“This is the most definitive Navy plan unveiled to date and broadly skews positive for Buy-rated GD/HII insofar as it highlights the strategic importance of the Navy in a budget-constrained environment,” Citi analyst Jon Raviv wrote in a Tuesday note to investors.
The plan calls for buying three Virginia-class submarines per year, which are jointly built by GD’s Electric Boat and HII’s Newport News Shipbuilding. Newport News Shipbuilding in Virginia stands to lose if the number of carriers is cut, not just from building the ships themselves, but also the mid-life nuclear refueling. But HII’s Ingalls Shipbuilding in Mississippi builds the non-nuclear amphibious carriers.
“[C]utting the fleet structure means carrier retirement instead of refueling, which puts ~5% of HII sales at risk,” Raviv writes. “But this gives time to transition [the] carrier business from Newport to Ingalls. Any Newport loss can be offset by more subs.”
Also standing to lose is General Dynamics Bath Iron Works, which builds destroyers.
“Bath Iron Works only has one line of business, so calling large surface combatants into question is a ... negative…but it is immaterial to GD-wide sales – especially so in the context of subs picking up, such as [Virginia-class submarines],” Raviv wrote.
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Lord Touts Her Acquisition Reforms
Ellen Lord, the defense undersecretary for acquisition and sustainment, this week said her overhaul to the Pentagon’s weapons buying system, known as the adaptive acquisition framework, would have a long-lasting impact.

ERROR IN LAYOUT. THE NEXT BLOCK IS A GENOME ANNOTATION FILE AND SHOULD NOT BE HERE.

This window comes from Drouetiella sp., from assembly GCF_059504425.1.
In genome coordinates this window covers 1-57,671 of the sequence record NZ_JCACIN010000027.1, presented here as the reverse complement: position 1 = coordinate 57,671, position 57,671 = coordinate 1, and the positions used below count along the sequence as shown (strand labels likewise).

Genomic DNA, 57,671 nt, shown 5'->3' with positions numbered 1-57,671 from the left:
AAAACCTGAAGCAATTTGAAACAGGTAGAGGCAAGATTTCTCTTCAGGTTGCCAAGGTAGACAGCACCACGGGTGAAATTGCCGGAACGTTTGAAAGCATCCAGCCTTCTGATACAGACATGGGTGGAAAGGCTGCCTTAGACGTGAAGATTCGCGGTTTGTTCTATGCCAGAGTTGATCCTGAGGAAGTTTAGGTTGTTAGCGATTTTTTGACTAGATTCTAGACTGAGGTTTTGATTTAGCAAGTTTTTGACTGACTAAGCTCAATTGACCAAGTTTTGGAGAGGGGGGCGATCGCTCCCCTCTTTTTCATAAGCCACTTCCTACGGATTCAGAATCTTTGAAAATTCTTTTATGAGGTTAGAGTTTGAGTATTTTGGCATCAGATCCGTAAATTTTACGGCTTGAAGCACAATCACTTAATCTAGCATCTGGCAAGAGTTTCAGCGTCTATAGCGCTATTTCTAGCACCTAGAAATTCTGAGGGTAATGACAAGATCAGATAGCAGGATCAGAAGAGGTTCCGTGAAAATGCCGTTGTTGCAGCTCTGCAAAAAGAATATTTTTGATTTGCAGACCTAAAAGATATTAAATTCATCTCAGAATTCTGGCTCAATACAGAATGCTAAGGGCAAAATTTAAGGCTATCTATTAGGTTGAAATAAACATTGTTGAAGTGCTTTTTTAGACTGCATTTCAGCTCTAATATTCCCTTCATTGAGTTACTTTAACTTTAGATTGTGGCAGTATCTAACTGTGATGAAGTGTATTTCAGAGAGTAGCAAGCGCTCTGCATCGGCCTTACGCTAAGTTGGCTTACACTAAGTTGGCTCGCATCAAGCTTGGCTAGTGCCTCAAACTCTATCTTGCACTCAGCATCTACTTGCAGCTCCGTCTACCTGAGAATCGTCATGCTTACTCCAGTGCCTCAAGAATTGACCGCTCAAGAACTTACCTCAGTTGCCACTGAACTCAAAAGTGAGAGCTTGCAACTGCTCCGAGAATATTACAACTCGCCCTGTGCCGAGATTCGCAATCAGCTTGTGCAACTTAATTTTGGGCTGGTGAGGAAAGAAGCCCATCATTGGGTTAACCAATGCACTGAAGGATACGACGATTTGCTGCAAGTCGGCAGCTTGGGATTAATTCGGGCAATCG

“Coming into the job, I asked myself: how could we redesign our defense acquisition systems to incorporate the agility and best practices in industry, while also creating culture that not only facilitates critical thinking and creative compliance, but actually encourages it,” Lord said Wednesday. “I was looking for a way to shift our mindset from piecemeal reform in favor of true overarching innovation.”
Her comments were viewed by some defense observers as a jab at former Pentagon acquisition chiefs Ash Carter and Frank Kendall, who during the Obama administration created Better Buying, a series of acquisition reforms. Not so, says Lord.
“I have the utmost respect for everyone who has held this office. [Adaptive Acquisition Framework] enables acquisition at the speed of relevance, as required to meet [National Defense Strategy] objectives, and takes advantage of all the great work Ash Carter and Frank Kendell did with better buying power and improvements to the acquisition ecosystem,” Lord said in an emailed statement to Defense One.
Last week, Lord blamed the Air Force’s awarding a fixed-price development contract for Boeing’s woes while building the KC-46 aerial refueling tanker. Several former Air Force officials took issue with her comments saying that contract structure has saved taxpayers from having to pay billions of dollars to fix the troubled plane. In 2014, while CEO of Textron Systems, Lord advocated for more fixed-price competitions.
Interior Dept. to Create Fleet of U.S.-Made Drones